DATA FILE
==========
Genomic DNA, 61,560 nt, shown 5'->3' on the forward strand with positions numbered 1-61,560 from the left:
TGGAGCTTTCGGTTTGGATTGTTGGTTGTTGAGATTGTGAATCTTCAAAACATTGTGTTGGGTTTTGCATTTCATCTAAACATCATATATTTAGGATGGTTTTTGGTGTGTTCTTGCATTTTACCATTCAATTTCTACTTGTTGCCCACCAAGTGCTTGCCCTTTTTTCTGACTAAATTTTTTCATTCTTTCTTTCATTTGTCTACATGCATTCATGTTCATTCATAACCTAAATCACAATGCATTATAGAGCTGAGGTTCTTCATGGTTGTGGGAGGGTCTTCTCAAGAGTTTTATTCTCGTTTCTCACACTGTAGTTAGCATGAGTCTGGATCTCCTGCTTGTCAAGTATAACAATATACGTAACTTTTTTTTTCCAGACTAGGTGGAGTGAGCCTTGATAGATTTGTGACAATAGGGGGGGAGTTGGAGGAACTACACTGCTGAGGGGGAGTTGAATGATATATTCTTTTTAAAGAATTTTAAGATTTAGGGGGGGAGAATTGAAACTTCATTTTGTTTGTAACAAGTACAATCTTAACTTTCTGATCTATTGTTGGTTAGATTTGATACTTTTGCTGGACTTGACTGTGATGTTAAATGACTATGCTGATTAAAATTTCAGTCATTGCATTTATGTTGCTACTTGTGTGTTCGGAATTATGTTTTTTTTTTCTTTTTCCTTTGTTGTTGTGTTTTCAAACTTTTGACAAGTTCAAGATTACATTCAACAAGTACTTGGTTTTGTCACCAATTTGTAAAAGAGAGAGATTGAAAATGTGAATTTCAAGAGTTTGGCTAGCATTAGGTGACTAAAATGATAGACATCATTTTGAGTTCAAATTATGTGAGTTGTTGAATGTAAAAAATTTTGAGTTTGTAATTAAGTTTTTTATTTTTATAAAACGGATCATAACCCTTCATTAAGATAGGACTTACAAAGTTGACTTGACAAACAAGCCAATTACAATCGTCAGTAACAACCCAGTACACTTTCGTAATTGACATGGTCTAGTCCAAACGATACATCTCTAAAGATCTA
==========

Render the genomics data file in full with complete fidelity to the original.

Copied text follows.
Genomic DNA, 61,560 nt, shown 5'->3' on the forward strand with positions numbered 1-61,560 from the left:
TGGAGCTTTCGGTTTGGATTGTTGGTTGTTGAGATTGTGAATCTTCAAAACATTGTGTTGGGTTTTGCATTTCATCTAAACATCATATATTTAGGATGGTTTTTGGTGTGTTCTTGCATTTTACCATTCAATTTCTACTTGTTGCCCACCAAGTGCTTGCCCTTTTTTCTGACTAAATTTTTTCATTCTTTCTTTCATTTGTCTACATGCATTCATGTTCATTCATAACCTAAATCACAATGCATTATAGAGCTGAGGTTCTTCATGGTTGTGGGAGGGTCTTCTCAAGAGTTTTATTCTCGTTTCTCACACTGTAGTTAGCATGAGTCTGGATCTCCTGCTTGTCAAGTATAACAATATACGTAACTTTTTTTTTCCAGACTAGGTGGAGTGAGCCTTGATAGATTTGTGACAATAGGGGGGGAGTTGGAGGAACTACACTGCTGAGGGGGAGTTGAATGATATATTCTTTTTAAAGAATTTTAAGATTTAGGGGGGGAGAATTGAAACTTCATTTTGTTTGTAACAAGTACAATCTTAACTTTCTGATCTATTGTTGGTTAGATTTGATACTTTTGCTGGACTTGACTGTGATGTTAAATGACTATGCTGATTAAAATTTCAGTCATTGCATTTATGTTGCTACTTGTGTGTTCGGAATTATGTTTTTTTTTTCTTTTTCCTTTGTTGTTGTGTTTTCAAACTTTTGACAAGTTCAAGATTACATTCAACAAGTACTTGGTTTTGTCACCAATTTGTAAAAGAGAGAGATTGAAAATGTGAATTTCAAGAGTTTGGCTAGCATTAGGTGACTAAAATGATAGACATCATTTTGAGTTCAAATTATGTGAGTTGTTGAATGTAAAAAATTTTGAGTTTGTAATTAAGTTTTTTATTTTTATAAAACGGATCATAACCCTTCATTAAGATAGGACTTACAAAGTTGACTTGACAAACAAGCCAATTACAATCGTCAGTAACAACCCAGTACACTTTCGTAATTGACATGGTCTAGTCCAAACGATACATCTCTAAAGATCTA